Like a lot of would-be writers, I am participating in the NaWriNoMo event this month.
For those of you who don’t know what NoWriNoMo is, it stands for National Write a Novel Month. The idea is simple: you have thirty days to write 50,000 word novel. That’s it. Your novel may be longer, may be a pile of crap, or an editor’s worse nightmare. But the idea is to do the most important thing: write the story. The story can be refined, grammar-checked, plot holes filled in, characters chaged and edited to death at a later time. NaWriNoMo is all about getting the raw story down in a form other than having it stuck in your own mind. It’s starting with an empty sheet of blank paper (or an new file and filling it with words)
November is the designated month for this literary marathon. To stay on pace, you have to write an average of 1,667 words a day. That means sitting your butt in a chair and punching out that many words. a day. It’s a challenge, one designed to focus your efforts into pushing yourself as a writer instead of writing a few words here, a few words there.
Now this isn’t a real competition; no one’s going to judge your work or show up to watch you work. The main competition is with yourself, with the sloth in you, or the person who says, "I would like to, but I’m too busy!" It isn’t who can finish their novel first, nor is there a limit to what you can write about. The novel doesn’t even have to make sense or be complete. This is not sitting there and taking five minutes to decide with word to use; it’s playing by the seat of your pants, hitting the keys and stringing words together to form sentences, paragraphs and chapters. It’s rolling out the story as fast as your fingers can move. It’s mining for the story ore – the refinement comes later, after the story have been removed from the mine of your mind.
This is my second attempt at this: Last year, I started with Merlin’s Trial, the second novel in my Merlin Cronicles series. (The first novel is mostly written, and being worked on to refine it.) I saw the NaWriNoMo as a chance to get a large chunk of the story onto paper (or in today’s world, into a computer file). So I sat down November 1, 2011 and started writing.
For three weeks, I pushed myself to stay on track, and I was winning the battle. But late in the month, a chance to write a short story that would actually earn me some money cam up with a short turn-around time and I was force to chose between the two projects. In the end, I chose the paying gig, and ended up falling short on Merlin’s Trial by less than 8,000 words.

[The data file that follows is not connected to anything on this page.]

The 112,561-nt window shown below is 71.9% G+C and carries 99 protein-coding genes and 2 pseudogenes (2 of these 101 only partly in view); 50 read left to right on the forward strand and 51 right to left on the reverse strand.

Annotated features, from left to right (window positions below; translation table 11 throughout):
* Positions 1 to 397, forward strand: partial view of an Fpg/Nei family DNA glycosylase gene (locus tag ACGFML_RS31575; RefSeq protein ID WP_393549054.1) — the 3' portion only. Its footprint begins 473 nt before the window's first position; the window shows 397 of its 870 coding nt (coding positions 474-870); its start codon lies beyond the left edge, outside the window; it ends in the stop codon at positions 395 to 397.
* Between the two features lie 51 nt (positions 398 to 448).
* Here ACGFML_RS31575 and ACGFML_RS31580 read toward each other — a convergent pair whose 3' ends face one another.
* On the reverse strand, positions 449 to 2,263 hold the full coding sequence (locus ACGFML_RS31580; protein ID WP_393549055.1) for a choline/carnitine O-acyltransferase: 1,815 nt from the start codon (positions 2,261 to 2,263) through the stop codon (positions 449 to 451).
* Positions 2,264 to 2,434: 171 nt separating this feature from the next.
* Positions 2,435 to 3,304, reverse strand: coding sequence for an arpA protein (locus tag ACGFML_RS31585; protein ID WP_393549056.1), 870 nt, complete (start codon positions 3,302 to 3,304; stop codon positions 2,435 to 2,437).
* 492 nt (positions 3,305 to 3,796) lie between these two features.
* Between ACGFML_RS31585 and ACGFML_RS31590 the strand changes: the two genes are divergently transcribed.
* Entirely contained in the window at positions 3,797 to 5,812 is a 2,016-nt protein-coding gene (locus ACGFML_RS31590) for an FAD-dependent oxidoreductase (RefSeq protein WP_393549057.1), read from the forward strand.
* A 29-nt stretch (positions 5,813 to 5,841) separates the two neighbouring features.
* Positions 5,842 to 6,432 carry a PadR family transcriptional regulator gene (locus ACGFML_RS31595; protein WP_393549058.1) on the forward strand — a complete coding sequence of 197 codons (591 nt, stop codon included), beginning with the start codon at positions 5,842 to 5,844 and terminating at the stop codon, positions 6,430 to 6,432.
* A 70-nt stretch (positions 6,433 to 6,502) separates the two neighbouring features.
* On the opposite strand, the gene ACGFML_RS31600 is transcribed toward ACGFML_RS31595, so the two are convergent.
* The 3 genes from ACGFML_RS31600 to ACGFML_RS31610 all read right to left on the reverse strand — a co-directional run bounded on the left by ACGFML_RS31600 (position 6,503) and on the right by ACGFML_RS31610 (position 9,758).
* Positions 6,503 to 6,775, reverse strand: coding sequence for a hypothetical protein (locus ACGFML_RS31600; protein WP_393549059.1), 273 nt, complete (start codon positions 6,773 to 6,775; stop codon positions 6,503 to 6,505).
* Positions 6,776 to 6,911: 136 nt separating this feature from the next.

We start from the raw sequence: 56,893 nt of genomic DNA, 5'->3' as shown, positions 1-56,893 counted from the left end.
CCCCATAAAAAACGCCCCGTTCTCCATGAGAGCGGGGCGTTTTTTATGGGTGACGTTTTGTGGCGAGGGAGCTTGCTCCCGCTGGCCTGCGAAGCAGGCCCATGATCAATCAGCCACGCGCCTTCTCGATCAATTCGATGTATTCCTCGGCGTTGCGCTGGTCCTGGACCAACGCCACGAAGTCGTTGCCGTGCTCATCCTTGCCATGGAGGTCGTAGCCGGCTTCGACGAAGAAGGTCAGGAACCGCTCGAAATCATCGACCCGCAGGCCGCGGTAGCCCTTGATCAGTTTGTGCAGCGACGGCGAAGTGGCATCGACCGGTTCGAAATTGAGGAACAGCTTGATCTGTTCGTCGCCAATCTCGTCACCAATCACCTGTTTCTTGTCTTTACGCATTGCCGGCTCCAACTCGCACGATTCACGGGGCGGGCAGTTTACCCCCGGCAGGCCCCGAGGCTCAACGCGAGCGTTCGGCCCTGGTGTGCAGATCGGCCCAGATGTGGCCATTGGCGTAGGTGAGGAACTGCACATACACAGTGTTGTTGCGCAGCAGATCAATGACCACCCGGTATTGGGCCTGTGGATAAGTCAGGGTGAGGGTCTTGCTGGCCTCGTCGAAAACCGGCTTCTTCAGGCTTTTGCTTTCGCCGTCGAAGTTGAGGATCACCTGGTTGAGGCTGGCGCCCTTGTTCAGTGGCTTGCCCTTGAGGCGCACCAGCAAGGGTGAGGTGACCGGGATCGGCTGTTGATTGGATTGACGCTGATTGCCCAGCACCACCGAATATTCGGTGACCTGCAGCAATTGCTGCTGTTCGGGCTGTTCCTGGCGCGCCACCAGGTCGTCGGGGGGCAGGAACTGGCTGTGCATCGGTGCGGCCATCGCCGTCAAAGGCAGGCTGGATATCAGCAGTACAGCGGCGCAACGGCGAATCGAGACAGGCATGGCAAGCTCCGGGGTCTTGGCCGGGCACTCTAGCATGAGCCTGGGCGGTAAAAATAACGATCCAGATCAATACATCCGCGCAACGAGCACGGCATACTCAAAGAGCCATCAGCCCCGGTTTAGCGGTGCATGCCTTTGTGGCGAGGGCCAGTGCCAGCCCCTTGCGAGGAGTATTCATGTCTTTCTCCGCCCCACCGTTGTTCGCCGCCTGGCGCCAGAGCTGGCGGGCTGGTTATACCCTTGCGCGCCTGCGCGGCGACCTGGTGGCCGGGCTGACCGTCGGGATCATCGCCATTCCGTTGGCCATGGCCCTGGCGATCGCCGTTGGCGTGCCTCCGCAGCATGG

8,000 words. The length of the short story I chose to write. So, in a way, I did write 50,000 words that month, just not in the same project. But I did learn something about myself. I learned that given sufficient motivation, I can write a lot in a short time.
So, now I’m back for another with Merlin’s Courtship, third book in the some series. This time around, I decided instead of trying to stay on average, I would write as much as possible every day. Front-load the novel, so to speak. That way, if something comes up like last year, I would be in a position to stay on track without needing to devote as much time to the project. I started a spread sheet, tracking my total word count, my average daily written word count, my actual word count per day, and how many words I had left. As I write this blog entry on November 8th, I have the following stats:
Words written: 16,794 (33.6%)
Words left to reach 50,000: 33,206
Average words per day: 2,399 words (143% of average)
So, after one week, I’m a third of the way to my goal and I have yet to do any writing in this project today. A good start, but now is not the time to coast. Now is the time to double down and see if I can duplicate the totals above for this time next week. Which means I’m shooting for a minimum of 33,588 words. A loft goal, and one to shoot for.
To give you an idea if how much writing you have to do per day, this blog post, including title, is 846 words long, 50.7% of the NaWriNoMo average per day, about a page and a half on my word processor program and I threw this post together in less than an hour. So, if you can write about three pages a day, then you can write 1,667 words a day. As for me, I’m trying to stay in the NaWriNoMo fast lane, and will update eveyone next week on my progress.